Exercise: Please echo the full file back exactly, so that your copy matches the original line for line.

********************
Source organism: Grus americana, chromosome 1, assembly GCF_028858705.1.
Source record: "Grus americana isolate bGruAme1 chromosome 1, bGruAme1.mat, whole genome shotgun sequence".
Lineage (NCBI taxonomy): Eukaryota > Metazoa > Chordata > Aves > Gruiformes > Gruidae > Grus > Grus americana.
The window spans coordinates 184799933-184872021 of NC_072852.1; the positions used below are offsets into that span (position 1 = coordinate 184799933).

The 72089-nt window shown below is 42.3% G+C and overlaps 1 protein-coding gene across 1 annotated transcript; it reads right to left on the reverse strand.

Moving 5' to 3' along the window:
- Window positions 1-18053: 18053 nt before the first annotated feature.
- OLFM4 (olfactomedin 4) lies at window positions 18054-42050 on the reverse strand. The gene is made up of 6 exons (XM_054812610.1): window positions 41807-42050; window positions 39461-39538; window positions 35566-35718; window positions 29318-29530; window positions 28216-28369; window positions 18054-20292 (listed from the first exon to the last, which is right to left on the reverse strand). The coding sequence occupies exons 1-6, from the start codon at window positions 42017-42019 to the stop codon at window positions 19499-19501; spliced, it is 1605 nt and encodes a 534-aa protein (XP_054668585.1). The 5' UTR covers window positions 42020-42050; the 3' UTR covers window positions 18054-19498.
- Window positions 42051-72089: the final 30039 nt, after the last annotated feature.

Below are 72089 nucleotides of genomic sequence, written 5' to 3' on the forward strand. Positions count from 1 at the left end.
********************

Source organism: Grus americana, chromosome 1, assembly GCF_028858705.1.
Source record: "Grus americana isolate bGruAme1 chromosome 1, bGruAme1.mat, whole genome shotgun sequence".
Lineage (NCBI taxonomy): Eukaryota > Metazoa > Chordata > Aves > Gruiformes > Gruidae > Grus > Grus americana.
The window spans coordinates 184799933-184872021 of NC_072852.1; the positions used below are offsets into that span (position 1 = coordinate 184799933).

The 72089-nt window shown below is 42.3% G+C and overlaps 1 protein-coding gene across 1 annotated transcript; it reads right to left on the reverse strand.

Moving 5' to 3' along the window:
- Window positions 1-18053: 18053 nt before the first annotated feature.
- OLFM4 (olfactomedin 4) lies at window positions 18054-42050 on the reverse strand. The gene is made up of 6 exons (XM_054812610.1): window positions 41807-42050; window positions 39461-39538; window positions 35566-35718; window positions 29318-29530; window positions 28216-28369; window positions 18054-20292 (listed from the first exon to the last, which is right to left on the reverse strand). The coding sequence occupies exons 1-6, from the start codon at window positions 42017-42019 to the stop codon at window positions 19499-19501; spliced, it is 1605 nt and encodes a 534-aa protein (XP_054668585.1). The 5' UTR covers window positions 42020-42050; the 3' UTR covers window positions 18054-19498.
- Window positions 42051-72089: the final 30039 nt, after the last annotated feature.

Below are 72089 nucleotides of genomic sequence, written 5' to 3' on the forward strand. Positions count from 1 at the left end.